Critics of the stateís educational funding system have long argued that because individual property tax bills are limited according to the income of the taxpayer, voters have little incentive to restrain school spending. They have advanced various ideas to make property taxes pinch more sharply so voters will hold down school budget growth.
It has always been a curious position to take: We will make your tax burden heavier in order to force you to make it lighter.
School spending has been going up in recent years despite declines in enrollment for a number of reasons: rising health care costs, rising fuel costs, rising teachersí salaries. Further, with smaller student bodies, the per-pupil payments schools count on from the state bring in less revenue. It has been a frustrating trend for the taxpayer who has watched school budgets continue to rise as student enrollments fall.
Over the past few years school administrations, faculties and voters have responded to the economic downturn by practicing extraordinary budget restraint. During the recession many schools passed budgets with little or no growth. In many places teachers agreed to contract give-backs or frozen salaries. Layoffs have taken place. Everyone has shared the pain.
This year schools seem to be making up for lost ground. In many cases, budget restraint is achieved by deferring necessary spending on maintenance or physical infrastructure. Inevitably, teacher contracts are going to reflect negotiated pay increases. Health care continues to be a huge burden. So school budgets in many towns are taking an upward tick this year.
The Vermont House responded to that upward tick last week in approving a higher statewide property tax. The bill calls for a tax on homes that will rise from 89 cents to 94 cents. The rate for nonresidential property would be up from $1.38 to $1.44.
In other words, taxpayers will not be insulated from the effects of their own actions. Voters at town meeting are responsible for approving school budgets, and the higher budgets they pass are the cause of the House action in raising the statewide tax. The income-sensitivity provisions in the education finance law limit the increases that taxpayers face, but they will face increases nevertheless. If voters donít like the higher tax approved by the House, they have themselves to blame.
And if taxes once again start pushing toward a level of intolerable pain, voters can be counted on to impose austerity on school budgets in the future. Vermontís school budgets are not a runaway machine. They are the work of local voters, and thatís the way it should be.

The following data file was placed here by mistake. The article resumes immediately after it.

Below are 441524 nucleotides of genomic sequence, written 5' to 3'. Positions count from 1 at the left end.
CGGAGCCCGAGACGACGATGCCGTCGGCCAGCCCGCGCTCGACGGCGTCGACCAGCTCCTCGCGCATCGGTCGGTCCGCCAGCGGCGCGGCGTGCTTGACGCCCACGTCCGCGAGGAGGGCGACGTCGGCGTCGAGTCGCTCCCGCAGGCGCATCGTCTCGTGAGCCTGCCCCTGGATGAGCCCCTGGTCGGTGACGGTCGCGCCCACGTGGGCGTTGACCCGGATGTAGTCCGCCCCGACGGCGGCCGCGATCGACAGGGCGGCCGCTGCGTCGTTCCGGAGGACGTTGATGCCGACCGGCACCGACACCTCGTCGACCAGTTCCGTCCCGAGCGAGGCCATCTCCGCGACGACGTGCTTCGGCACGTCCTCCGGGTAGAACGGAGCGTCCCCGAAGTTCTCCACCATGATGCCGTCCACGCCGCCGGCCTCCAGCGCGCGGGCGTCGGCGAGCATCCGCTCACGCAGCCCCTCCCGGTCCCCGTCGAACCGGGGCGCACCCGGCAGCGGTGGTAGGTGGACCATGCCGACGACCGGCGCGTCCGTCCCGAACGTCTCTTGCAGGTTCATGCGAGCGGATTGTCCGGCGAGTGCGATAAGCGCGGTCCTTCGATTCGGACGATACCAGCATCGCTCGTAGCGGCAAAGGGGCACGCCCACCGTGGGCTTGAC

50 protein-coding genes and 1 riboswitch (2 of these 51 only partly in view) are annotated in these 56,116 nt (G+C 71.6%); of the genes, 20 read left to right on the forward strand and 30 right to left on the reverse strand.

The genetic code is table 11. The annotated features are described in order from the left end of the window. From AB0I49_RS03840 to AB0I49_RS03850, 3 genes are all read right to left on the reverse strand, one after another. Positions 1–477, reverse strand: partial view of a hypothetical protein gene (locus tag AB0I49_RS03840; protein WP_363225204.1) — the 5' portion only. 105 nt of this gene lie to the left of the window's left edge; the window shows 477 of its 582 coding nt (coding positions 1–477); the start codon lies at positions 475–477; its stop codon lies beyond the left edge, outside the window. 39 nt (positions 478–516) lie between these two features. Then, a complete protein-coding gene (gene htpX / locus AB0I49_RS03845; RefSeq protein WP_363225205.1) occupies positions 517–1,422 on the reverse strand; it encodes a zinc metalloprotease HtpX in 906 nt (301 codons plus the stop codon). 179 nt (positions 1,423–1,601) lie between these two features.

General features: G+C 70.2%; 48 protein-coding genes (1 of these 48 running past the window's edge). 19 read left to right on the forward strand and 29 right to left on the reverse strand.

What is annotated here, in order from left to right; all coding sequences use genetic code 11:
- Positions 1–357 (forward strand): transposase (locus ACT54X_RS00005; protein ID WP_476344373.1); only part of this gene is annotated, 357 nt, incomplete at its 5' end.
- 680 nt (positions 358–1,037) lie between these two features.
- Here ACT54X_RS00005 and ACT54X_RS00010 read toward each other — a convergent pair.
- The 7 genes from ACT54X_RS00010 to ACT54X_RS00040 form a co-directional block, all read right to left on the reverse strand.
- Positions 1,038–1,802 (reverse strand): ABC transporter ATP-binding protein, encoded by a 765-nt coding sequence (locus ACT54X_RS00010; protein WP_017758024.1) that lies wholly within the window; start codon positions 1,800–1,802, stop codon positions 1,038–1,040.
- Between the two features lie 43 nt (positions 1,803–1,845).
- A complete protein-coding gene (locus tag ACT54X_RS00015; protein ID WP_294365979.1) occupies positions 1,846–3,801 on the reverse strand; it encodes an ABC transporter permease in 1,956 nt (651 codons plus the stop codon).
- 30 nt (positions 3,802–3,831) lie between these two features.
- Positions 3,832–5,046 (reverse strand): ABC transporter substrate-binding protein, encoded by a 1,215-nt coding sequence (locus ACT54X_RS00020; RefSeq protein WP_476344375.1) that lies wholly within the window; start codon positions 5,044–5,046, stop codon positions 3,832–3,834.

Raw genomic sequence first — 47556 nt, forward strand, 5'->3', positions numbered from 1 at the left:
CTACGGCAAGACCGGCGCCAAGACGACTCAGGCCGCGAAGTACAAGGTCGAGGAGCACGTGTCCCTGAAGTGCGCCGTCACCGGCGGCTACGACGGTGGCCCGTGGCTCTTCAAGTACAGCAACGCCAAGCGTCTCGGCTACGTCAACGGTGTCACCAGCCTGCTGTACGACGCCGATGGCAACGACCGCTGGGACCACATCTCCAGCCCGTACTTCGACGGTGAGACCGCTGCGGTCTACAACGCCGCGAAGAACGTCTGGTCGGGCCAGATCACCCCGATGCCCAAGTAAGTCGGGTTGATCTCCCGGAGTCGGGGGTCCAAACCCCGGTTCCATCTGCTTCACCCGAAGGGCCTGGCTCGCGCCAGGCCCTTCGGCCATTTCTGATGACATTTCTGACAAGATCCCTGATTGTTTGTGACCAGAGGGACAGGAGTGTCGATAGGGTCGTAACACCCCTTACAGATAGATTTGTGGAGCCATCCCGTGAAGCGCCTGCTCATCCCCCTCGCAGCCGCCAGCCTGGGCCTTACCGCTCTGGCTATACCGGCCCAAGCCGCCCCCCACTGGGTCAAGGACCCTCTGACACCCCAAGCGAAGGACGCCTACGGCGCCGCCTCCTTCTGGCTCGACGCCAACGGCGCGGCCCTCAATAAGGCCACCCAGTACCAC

Republicans argue that school spending growth is unsustainable, and they have a point. Large increases year after year, especially in the face of declining enrollments, are not something local voters will continue to support.
Voters in some towns continue to look at the advantages of consolidating small schools into larger ones in order to save money. These moves make sense in many cases, though even when consolidation makes fiscal sense, school boards sometimes fear the loss of local autonomy and the demise of an important community institution. It is a sign of the importance of our many small schools as centers of community that consolidation has been so difficult to achieve.
Republicans have less of a point when they argue that the school financing system is broken. The property tax is a regressive tax, which means it is more of a burden on low- and middle-income taxpayers than on wealthy taxpayers. But Vermontís income-sensitivity provisions introduce a significant degree of progressivity into Vermontís system, making it one of the fairest in the nation. And the fact that revenues are shared equally among all towns, rich and poor, is one of Vermontís great public policy achievements.
A recent national report described how economic inequalities have rotted the foundation of American education, dropping America down low in achievement among industrial nations. But Vermontís system was created to ameliorate those economic inequalities, granting property-poor towns equal access to revenues as that enjoyed by property-rich towns. Vermontís high marks in standardized tests show that the stateís system is producing generally good results.
Lawmakers are likely to consider a variety of adjustments in to the present system, such as reducing the subsidy for small schools, increasing the penalty for high-spending schools, lowering the income ceiling for income-sensitivity. These proposals are no panacea, shifting the pain of taxes slightly.
The reality is that school taxes are going to continue to go up as the economy grows and as taxpayers decide they have the wherewithal to pay them. The greatest restraint on school spending is the pain facing taxpayers, and that pain is great enough without lawmakers trying to make it worse.